As a social networking site, Twitter can also be a valuable tool for networking with other professionals. While I don’t personally generate a lot of interactive content, I have found it to be very useful in connecting with other social workers who share my own interests in macro practice, particularly in areas of policy. Given the limited emphasis on macro practice within social work education, it is nice to be able to follow the work and thoughts of social workers employed in the macro arena. Several great resources that I’ve seen come from Rachel L. West including this one on how to search for macro job listings and this one on using social media to establish a career in macro social work. Others of note include:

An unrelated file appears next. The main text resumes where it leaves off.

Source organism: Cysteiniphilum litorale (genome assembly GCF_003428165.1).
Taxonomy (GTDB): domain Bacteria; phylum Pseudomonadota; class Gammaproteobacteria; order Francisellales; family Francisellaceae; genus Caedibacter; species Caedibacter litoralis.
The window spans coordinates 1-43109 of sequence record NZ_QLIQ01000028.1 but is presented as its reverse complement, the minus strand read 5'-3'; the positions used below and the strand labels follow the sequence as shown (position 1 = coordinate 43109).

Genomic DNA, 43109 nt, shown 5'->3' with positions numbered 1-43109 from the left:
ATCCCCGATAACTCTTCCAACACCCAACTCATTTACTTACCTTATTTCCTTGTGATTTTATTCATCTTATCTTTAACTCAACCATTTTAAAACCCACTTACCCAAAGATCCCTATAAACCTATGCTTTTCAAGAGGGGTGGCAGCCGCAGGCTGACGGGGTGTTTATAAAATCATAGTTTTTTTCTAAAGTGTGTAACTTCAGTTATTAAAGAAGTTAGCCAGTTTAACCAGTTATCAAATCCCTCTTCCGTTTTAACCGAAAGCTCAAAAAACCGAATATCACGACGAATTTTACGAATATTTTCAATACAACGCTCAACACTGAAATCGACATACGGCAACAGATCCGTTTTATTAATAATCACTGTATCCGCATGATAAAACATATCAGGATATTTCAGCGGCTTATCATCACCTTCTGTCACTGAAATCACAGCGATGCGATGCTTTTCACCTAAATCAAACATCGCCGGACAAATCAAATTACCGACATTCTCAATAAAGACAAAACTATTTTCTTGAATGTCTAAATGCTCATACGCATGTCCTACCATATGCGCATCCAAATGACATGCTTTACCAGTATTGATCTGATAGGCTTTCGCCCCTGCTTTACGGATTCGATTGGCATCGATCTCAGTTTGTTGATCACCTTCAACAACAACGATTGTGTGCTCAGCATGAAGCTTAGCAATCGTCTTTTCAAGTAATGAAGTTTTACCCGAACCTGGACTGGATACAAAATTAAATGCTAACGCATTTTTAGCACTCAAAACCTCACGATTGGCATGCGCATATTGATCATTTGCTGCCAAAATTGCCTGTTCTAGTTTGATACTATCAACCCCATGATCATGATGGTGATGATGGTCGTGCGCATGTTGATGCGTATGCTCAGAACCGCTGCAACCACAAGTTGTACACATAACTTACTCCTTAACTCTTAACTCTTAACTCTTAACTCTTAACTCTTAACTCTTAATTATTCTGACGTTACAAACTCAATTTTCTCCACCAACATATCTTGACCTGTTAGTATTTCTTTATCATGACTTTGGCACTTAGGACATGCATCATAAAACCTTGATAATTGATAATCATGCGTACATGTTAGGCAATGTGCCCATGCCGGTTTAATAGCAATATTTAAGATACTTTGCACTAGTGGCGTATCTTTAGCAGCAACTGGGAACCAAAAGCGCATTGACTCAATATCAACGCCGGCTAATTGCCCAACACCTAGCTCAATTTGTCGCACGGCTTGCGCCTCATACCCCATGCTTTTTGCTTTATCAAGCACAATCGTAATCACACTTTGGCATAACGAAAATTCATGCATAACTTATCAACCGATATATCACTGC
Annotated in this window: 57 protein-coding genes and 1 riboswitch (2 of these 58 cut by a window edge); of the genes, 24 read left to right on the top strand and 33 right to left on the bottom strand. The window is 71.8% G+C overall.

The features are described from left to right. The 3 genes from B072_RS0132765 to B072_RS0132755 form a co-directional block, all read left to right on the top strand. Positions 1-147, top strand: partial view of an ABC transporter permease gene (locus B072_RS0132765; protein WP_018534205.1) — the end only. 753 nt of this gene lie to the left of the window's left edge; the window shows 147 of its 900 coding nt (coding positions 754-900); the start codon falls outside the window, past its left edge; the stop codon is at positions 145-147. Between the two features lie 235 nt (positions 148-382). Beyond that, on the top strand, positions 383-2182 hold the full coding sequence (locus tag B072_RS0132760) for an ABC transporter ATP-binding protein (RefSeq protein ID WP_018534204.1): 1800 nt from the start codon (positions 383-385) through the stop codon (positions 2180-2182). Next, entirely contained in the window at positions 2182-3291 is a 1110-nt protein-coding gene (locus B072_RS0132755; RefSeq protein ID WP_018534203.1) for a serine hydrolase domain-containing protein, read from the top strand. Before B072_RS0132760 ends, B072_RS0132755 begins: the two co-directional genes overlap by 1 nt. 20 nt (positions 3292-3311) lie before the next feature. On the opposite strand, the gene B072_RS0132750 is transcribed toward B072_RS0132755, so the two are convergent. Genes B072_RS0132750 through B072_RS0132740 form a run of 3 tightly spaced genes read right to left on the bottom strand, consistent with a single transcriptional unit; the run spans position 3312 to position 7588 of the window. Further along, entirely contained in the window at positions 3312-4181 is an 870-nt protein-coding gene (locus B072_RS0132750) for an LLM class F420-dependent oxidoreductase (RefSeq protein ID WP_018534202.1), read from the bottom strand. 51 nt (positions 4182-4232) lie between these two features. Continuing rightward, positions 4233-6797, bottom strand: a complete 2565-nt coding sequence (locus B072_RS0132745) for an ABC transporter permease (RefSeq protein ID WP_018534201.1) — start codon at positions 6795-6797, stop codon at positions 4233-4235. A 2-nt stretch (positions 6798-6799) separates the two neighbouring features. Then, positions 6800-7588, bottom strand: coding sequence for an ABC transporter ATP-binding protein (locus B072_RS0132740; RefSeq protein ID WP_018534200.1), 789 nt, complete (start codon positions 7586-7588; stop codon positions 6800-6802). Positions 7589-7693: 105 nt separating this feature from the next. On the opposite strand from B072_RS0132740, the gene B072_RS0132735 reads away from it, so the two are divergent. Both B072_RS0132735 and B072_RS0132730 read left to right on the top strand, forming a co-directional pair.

- Melinda Lewis (@melindaklewis), author of Classroom to Capitol blog
- Congressional Social Work Caucus (@SocWorkCaucus)
- Congressional Research Institute for Social Work and Policy (@CRISPontheHill)
Perhaps the thing I find most fascinating about Twitter is its ability to give a voice to people who may not otherwise have the means to express their thoughts, feelings, and opinions. Twitter and other social media sites were credited, at least partially, with many of the successes of the Arab Spring. It was paramount to Occupy Wall Street organizers’ ability to call supporters to action at a moment’s notice and it provided a venue for many to express their frustration and educate others about issues of systemic racism in the U.S. after the verdict in the Trayvon Martin murder trial. Most of the pages I follow provide information that is not readily available via mainstream media sources and it is a great benefit to essentially use Twitter lists as a RSS feed pertaining to topics I want to learn more about.